We want to recognize and honor where we witness where Avraham can be a role model for us in his middot of Enthusiasm, Humility, and Responsibility, particularly to the stranger: that he bears the burden of them on a hot day in the desert, even after surgery.
And it is here in Vayera the juxtaposition manifests again and we witness the imbalance: he is hyper-alert of bearing the burden of the other when that other is a stranger; but not so when that other is under his own tent, a member of his household or extended family. And this imbalance is so common: how many of us know someone, perhaps even ourselves, who finds it much easier to do acts of loving-kindness, for example, to the stranger than to their spouse or ex-spouse or partner, or to their children or their parents or siblings?!
You may recall that we witnessed this internal conflict, this Bechira Point, last week when Avram chose his new wealth management (cattle and land use) over remaining physically close to his orphaned nephew, Lot (https://www.sefaria.org/Genesis.13.8?ven=The_Rashi_chumash_by_Rabbi_Shraga_Silverstein&lang=en&with=all&lang2=en). We are witnessing an internal conflict in Avraham, perhaps low self-esteem called too much Humility/Anavah in Mussar, in that he does not negotiate a conflict of needs with family as well as he can, for example, stand up to the Almighty. He argued for the safety and saving of a whole village, Sodom, on account of 10 righteous people (https://www.sefaria.org/Genesis.18.23?lang=en&with=all&lang2=en), yet he does not extend this taking up of the proper amount of space and protest against his wife, Sarah, when she commands him to banish his first-born son, Ishmael, and Ishmael’s mother, Hagar (https://www.sefaria.org/Genesis.21.10?lang=en&with=all&lang2=en).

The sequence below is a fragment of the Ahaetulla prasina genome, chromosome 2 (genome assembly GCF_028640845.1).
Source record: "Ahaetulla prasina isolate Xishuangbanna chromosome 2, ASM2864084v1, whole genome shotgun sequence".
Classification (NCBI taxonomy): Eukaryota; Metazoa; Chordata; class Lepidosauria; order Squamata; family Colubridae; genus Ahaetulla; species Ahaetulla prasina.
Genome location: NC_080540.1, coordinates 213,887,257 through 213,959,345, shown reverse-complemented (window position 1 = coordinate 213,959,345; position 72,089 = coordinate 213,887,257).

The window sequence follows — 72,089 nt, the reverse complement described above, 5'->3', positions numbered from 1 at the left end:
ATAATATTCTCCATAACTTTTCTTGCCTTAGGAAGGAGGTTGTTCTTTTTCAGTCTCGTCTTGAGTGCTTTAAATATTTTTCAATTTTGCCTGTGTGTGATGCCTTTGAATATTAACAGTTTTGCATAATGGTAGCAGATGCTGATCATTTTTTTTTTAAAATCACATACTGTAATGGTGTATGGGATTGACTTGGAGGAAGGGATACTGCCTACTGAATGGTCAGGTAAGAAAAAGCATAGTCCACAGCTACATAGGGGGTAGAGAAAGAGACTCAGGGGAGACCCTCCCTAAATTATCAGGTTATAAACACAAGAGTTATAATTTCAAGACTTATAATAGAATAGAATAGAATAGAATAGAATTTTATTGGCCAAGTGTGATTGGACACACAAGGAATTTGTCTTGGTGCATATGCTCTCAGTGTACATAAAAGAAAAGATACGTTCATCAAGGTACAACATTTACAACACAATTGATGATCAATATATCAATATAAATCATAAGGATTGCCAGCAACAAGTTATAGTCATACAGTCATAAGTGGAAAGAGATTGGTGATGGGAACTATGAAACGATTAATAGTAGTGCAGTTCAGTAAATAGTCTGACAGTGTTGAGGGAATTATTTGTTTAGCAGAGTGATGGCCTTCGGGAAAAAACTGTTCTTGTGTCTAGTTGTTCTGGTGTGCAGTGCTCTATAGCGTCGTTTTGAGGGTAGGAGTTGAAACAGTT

And allow yourself right now to feel this discomfort, this unpleasantness, if it is there for you. Extend this awareness and acceptance to when God commands Avraham to sacrifice his other son, Yitzhak. One son, he permitted the banishment of through too much Humility, through passivity and submission, and now he will arise first thing in the morning to fulfill the command to murder, called Divine-sanctioned sacrificial offering, of his second son, a sign of unbalanced Yirah (fear/awe of God).
And this is what I was referring to at the beginning of our lesson that this may be arguably the most trying and unpleasant story and history received from our tradition. We cling and want Avraham to protest over this mandate. Scream! If you want to save a whole village steeped in sin over 10 righteous people, then why don’t you scream to save an innocent child, your son?! Even say in the soft, still voice: No, this is wrong; I will not sacrifice my son. But no. Nothing. Silence.
Like Noach before building the ark, both men with their unbalanced Zeirizut and Yirah (Fear/Awe of God), will turn in silence, will begin to engage in the mitzvah, of what is commanded of them, with no space between the match and fuse, with no pause-breathe-stop-consider. And this time, the silence has repercussions on individuals and their familial relationships.
We sit with the solace that perhaps the repercussions are less violent and global this parasha than earlier with Noach when all that breathed and was flesh was killed and taken by God. Perhaps we are witness to a cosmic move toward greater Humility and Responsibility.
So, we as the descendants of these stories and history have to live with that silence and God is teaching us to very carefully notice, to be mindful of, of the consequences of behavior, one that is only reflected in the silence: when Ishmael is banished by his father, Avraham, they will never speak again. When Yitzhak is almost sacrificed, Avraham heads back down that mountain alone and in ways he cannot even imagine yet. God, Yitzhak, and Sarah never speak to Avraham again. There is a breach. Indeed, Sarah may be the one who was sacrificed in the end (https://www.sefaria.org/Midrash_Tanchuma%2C_Vayera.23.5?lang=en).
In our practice to bear the burden of our ancestors, to learn from them and the text, we need to recognize that in that silence is where our practice needs to be: to recognize and to allow when we yearn for the received tradition to be different, for our ancestors’ behavior to have been better. This aversion, this clinging to something other than what is reflects more about us in the here and now than it does about the Torah or our ancestors.
If we desire to live in alignment with our Torah values, to be righteous and blameless like Noach and Avraham had been called at one point in their lives, then our practice and work are to take up our proper amount of space with balanced responsibility and enthusiasm in relationship with both the stranger and our family members.